Relax. If you want nightlife, head back to Vung Tau. We ended up staying at a property known as Con Dao Camping. Not camping as we know it, but rather a collection of A-frame cottages that snoozed beneath some trees, necklacing a fine beach. I spent a lot of time reading, writing, and thinking that life was a breeze. Tourists and residents alike consider Con Dao a peaceful existence, but it hadn’t always been thought of that way.

Entrance to Trai Phu Hai Prison on the Con Dao Islands.

At one time, many called this island the Hell of Southeast Asia. The French called it the Devil’s Island of the east. Why? The island used to house some of the most notoriously horrific prisons. Wardens kept their prisoners in horrendous conditions. It was here that people were subjected to in the infamous Tiger Cages. This is an article on its own, but do some research on the Internet if you don’t know about the tortuous Tiger Cages.

Michael standing behind prison bars in Trai Phu Hai Prison

I spent a morning walking through the worst prison on the island, as well as a couple of smaller ones. They were truly despicable places.

More Than Horrific Prisons

But there is more to do than reading, writing, and hanging out in prisons. When you decide to get out of Con Son town and explore the island a little more, the best option is likely to rent a motorbike. Another option is what Jim and I decided to do — hire an elephant taxi. NO, not an actual elephant, but electric vehicles that act as a major taxi service both in Con Son town and around the island.

An Elephant Taxi. One of the many unique elephant taxis.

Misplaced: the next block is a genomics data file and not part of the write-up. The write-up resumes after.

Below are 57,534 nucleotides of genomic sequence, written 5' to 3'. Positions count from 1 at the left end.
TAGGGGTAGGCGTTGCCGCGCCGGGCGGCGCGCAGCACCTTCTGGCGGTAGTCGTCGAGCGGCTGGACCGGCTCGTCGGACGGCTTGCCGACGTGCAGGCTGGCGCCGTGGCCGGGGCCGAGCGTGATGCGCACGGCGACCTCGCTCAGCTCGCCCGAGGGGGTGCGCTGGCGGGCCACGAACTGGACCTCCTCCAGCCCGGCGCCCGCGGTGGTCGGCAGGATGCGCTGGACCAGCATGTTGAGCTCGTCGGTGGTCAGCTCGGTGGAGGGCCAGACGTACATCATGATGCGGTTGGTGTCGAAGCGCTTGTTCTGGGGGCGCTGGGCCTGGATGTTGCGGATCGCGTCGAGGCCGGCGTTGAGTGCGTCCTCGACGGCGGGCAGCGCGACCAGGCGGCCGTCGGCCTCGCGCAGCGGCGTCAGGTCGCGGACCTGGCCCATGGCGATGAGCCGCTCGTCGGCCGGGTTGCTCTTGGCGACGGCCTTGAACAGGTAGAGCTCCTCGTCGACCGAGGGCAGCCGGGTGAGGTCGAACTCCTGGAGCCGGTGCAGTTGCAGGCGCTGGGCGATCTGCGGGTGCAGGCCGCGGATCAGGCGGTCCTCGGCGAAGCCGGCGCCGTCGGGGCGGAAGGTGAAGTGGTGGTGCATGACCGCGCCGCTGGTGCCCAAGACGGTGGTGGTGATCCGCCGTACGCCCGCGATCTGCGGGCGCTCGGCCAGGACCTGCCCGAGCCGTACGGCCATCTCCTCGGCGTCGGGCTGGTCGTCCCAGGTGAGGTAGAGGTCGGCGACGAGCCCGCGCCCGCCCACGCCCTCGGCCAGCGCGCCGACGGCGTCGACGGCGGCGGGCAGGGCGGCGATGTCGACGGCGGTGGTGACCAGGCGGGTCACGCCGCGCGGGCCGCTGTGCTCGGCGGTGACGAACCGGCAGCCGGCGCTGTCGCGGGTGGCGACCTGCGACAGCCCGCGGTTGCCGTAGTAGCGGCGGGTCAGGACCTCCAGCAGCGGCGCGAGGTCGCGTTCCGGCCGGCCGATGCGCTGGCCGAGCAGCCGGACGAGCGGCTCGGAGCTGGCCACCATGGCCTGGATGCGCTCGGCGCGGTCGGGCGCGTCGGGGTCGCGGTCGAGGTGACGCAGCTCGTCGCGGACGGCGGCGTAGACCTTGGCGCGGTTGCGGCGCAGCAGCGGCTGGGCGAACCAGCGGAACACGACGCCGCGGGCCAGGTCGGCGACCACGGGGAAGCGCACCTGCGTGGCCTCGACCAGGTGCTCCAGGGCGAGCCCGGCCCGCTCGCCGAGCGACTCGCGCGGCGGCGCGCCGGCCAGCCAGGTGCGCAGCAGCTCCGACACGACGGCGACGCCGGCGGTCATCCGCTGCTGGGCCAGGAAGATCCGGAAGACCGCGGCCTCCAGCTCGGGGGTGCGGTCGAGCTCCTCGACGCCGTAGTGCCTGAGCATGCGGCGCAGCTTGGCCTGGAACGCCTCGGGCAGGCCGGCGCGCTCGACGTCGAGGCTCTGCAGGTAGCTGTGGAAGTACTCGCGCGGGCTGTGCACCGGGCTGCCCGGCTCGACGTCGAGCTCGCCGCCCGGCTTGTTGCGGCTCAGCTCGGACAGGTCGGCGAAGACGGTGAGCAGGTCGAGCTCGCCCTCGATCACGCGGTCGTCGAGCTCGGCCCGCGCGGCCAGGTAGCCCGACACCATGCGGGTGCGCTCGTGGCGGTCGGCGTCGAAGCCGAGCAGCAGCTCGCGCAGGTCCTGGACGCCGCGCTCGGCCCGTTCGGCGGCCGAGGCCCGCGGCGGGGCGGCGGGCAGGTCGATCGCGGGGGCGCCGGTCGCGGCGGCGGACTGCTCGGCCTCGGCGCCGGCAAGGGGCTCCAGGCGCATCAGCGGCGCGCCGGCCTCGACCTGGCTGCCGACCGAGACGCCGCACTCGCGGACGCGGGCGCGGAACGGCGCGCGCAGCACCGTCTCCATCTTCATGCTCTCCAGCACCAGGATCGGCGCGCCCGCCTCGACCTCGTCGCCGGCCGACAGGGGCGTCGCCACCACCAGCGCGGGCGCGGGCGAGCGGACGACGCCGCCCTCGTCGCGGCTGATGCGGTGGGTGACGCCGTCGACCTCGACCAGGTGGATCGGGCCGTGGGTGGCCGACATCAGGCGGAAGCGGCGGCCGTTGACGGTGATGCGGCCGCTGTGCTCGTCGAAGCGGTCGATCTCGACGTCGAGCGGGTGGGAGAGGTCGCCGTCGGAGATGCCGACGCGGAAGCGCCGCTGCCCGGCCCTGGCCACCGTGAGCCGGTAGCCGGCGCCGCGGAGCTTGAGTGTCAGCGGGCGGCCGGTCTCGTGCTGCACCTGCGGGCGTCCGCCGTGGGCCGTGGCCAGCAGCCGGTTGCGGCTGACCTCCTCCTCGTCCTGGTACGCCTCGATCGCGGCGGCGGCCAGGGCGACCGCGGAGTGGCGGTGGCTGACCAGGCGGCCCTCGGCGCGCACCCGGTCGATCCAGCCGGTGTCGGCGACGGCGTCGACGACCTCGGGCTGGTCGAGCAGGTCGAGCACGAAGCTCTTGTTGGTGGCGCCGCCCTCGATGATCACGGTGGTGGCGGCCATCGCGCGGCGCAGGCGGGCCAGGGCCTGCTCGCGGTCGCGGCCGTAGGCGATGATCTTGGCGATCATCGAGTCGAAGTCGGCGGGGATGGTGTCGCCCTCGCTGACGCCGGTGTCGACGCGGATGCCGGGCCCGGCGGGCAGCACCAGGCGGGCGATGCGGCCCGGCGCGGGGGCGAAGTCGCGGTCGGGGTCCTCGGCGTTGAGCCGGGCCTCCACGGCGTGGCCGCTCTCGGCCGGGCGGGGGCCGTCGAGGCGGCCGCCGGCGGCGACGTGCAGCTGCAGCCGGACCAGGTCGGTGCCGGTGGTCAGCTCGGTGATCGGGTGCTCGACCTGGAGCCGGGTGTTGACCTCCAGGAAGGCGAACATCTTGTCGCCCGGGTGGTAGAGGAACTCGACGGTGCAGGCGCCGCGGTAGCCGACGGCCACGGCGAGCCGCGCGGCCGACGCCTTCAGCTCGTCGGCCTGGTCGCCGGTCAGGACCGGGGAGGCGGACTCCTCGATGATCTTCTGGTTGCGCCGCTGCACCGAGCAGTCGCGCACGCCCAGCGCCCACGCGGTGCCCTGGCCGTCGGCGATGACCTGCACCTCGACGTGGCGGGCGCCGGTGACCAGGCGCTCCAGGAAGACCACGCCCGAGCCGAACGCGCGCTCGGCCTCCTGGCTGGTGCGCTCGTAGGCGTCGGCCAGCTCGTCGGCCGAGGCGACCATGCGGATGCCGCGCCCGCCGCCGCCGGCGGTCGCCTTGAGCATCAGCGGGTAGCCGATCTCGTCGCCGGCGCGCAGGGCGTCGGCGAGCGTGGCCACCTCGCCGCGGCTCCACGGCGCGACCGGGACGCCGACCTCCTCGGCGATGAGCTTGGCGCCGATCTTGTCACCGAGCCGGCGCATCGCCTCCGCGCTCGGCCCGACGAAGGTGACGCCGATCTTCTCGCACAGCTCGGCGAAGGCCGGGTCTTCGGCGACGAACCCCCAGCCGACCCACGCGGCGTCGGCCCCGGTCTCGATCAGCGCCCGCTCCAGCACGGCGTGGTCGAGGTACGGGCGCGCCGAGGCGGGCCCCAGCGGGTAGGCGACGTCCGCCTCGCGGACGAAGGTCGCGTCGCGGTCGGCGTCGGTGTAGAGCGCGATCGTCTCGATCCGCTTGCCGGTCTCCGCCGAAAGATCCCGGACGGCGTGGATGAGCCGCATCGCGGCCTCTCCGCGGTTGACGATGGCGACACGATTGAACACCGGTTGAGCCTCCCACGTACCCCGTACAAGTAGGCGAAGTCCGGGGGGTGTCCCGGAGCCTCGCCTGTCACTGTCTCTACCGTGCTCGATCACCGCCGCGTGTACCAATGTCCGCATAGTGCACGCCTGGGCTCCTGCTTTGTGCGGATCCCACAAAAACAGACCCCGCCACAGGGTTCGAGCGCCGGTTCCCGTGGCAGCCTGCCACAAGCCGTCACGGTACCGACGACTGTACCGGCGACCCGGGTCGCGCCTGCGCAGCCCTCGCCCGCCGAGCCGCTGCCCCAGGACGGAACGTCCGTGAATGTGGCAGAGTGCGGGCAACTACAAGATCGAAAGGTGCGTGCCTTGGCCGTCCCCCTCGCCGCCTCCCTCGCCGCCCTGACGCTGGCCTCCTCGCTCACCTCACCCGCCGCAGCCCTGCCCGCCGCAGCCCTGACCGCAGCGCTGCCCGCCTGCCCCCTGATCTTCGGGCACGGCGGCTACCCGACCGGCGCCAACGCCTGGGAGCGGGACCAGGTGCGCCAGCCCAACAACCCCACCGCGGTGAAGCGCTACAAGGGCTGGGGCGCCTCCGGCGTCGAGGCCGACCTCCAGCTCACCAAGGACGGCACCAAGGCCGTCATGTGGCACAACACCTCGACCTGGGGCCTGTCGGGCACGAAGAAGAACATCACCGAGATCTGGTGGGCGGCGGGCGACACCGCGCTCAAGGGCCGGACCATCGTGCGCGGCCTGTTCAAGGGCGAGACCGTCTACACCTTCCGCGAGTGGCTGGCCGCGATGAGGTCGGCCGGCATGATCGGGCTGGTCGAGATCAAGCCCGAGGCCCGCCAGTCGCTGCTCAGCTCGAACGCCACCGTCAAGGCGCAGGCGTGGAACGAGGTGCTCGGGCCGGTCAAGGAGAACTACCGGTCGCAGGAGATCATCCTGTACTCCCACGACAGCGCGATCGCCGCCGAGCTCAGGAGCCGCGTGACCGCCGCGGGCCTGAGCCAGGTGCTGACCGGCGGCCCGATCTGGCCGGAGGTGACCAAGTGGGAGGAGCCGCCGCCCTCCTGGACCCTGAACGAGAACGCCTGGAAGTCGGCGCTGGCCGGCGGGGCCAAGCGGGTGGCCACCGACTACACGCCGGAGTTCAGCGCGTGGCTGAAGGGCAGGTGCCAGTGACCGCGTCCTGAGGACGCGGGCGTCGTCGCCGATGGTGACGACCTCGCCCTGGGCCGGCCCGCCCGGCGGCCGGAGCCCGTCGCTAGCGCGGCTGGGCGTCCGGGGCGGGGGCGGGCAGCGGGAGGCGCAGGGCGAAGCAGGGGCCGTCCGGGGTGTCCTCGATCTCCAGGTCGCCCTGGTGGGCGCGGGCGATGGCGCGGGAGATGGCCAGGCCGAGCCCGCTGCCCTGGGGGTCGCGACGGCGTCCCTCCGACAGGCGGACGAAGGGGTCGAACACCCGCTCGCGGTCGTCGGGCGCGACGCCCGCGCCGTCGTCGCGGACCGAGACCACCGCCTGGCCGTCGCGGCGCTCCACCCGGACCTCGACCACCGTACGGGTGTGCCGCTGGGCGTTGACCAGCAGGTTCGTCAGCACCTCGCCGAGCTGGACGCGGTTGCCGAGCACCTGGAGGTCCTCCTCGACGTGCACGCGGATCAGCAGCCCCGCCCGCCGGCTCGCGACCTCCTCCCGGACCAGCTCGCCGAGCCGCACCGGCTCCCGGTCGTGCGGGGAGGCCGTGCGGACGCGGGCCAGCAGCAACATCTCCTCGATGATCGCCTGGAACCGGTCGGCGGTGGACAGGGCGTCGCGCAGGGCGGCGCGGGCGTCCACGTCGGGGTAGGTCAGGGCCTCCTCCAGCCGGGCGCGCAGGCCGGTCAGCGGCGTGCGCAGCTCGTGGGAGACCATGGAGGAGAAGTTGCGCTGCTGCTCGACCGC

We stopped off at various near-deserted beaches. We spent probably too much time dangling from cliff faces that dropped off into the ocean, snapping a lot of pictures.

Rather than writing a lot of words using repetitive adjectives to describe ”scenic,” I’ll let some of the pictures speak for themselves.

The Life of Lassitude Comes to an End

This was a whirlwind 10-day trip to Vietnam from neighboring Cambodia. I spent six of those days visiting Con Dao.

With every departure from a new destination, I am always torn as to whether I will ever get to — or want to — return, or whether I will continue to seek out new destinations. I’ve been to Vietnam numerous times but this was my first to these islands. I think I’ll go back someday, but for the time being, my quest is to visit what is the unknown for me. If you happen to follow my adventures on Dreams Abroad, I hope to introduce you to both recently- visited places and newly- discovered ones.

To read more about Michael’s island adventures, check out Michael’s Tioman Tale Part One and his Tioman Tale Part Two!

Spending a Month Wandering Vietnam

After living abroad in Thailand for a year, teaching English, I took a three-month trip to travel around southeast Asia. I spent the first three weeks of that journey in Vietnam. Going into the trip, I didn’t feel incredibly excited about Vietnam — not that I was bummed, but I just didn’t have high expectations. Looking back, though, it was probably one of my favorite countries.